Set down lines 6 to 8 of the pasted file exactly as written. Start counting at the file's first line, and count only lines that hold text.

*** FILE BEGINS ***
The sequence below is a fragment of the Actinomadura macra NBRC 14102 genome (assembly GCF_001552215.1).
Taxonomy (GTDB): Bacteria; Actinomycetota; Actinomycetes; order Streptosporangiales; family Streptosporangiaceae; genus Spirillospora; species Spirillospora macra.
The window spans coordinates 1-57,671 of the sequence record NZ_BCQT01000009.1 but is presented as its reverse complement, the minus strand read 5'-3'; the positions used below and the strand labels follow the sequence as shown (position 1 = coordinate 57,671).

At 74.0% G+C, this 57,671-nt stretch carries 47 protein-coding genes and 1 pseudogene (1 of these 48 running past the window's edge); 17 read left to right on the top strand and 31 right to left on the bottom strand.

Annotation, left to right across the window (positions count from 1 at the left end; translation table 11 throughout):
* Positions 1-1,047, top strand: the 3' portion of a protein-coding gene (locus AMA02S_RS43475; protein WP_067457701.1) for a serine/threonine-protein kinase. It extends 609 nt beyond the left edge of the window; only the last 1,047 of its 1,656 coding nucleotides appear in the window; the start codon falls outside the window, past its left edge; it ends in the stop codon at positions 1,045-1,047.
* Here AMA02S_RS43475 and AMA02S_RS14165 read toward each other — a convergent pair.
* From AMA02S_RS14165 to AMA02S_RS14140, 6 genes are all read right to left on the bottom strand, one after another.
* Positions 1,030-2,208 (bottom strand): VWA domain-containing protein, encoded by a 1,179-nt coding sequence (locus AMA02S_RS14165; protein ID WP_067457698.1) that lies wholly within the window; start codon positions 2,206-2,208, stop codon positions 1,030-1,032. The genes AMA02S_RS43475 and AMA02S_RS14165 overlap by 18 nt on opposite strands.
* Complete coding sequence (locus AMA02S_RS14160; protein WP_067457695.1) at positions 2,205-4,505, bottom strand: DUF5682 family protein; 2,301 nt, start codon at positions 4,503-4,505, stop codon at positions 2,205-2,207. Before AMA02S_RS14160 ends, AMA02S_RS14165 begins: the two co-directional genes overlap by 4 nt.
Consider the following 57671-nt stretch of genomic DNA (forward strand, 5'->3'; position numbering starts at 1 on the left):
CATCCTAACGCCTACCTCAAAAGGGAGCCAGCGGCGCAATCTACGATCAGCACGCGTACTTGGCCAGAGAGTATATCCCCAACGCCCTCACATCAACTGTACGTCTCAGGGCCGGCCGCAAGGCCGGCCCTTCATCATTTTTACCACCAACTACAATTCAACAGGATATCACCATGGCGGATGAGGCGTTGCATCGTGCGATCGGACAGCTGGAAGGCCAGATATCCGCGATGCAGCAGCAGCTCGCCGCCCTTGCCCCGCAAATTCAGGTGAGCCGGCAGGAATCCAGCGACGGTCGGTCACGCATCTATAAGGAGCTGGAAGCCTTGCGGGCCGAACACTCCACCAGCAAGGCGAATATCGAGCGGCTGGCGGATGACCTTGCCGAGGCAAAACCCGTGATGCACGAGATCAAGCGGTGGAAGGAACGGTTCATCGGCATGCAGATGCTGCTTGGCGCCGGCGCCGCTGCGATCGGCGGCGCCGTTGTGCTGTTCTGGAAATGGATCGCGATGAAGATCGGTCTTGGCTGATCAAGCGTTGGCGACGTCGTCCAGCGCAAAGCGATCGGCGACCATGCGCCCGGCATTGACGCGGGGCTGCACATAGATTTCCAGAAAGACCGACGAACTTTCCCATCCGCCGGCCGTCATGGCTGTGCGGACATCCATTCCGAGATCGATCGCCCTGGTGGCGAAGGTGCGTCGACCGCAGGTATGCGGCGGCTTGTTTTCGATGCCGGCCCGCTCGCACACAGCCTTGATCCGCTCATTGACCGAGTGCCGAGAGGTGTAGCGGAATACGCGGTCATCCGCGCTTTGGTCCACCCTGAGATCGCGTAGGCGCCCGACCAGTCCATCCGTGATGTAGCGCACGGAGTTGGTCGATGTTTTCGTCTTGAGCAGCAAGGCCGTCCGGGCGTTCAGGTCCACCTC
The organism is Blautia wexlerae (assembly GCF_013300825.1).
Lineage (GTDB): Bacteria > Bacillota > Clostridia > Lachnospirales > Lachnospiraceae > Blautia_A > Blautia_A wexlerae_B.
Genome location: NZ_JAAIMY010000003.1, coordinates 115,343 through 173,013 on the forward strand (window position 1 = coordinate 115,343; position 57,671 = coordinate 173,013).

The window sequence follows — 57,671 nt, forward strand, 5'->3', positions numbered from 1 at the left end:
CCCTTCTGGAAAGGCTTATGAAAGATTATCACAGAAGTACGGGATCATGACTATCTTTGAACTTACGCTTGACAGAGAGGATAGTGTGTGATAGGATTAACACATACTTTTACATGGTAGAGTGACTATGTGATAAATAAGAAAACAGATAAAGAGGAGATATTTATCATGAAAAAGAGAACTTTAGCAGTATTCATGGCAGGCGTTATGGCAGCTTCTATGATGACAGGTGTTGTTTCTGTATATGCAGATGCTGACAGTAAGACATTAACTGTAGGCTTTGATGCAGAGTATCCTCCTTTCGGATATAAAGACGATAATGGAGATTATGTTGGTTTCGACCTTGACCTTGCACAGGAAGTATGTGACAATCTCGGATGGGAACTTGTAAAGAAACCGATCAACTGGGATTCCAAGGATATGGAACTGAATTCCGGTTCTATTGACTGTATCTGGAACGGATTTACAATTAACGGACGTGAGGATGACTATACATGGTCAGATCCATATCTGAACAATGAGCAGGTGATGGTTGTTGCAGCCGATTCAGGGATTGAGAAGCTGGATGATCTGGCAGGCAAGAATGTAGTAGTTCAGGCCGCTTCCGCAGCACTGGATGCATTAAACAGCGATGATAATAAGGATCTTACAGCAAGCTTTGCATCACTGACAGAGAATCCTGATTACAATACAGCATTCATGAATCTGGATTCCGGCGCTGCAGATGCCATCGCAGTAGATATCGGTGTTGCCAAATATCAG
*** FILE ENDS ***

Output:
* Positions 1-1,047, top strand: the 3' portion of a protein-coding gene (locus AMA02S_RS43475; protein WP_067457701.1) for a serine/threonine-protein kinase. It extends 609 nt beyond the left edge of the window; only the last 1,047 of its 1,656 coding nucleotides appear in the window; the start codon falls outside the window, past its left edge; it ends in the stop codon at positions 1,045-1,047.
* Here AMA02S_RS43475 and AMA02S_RS14165 read toward each other — a convergent pair.
* From AMA02S_RS14165 to AMA02S_RS14140, 6 genes are all read right to left on the bottom strand, one after another.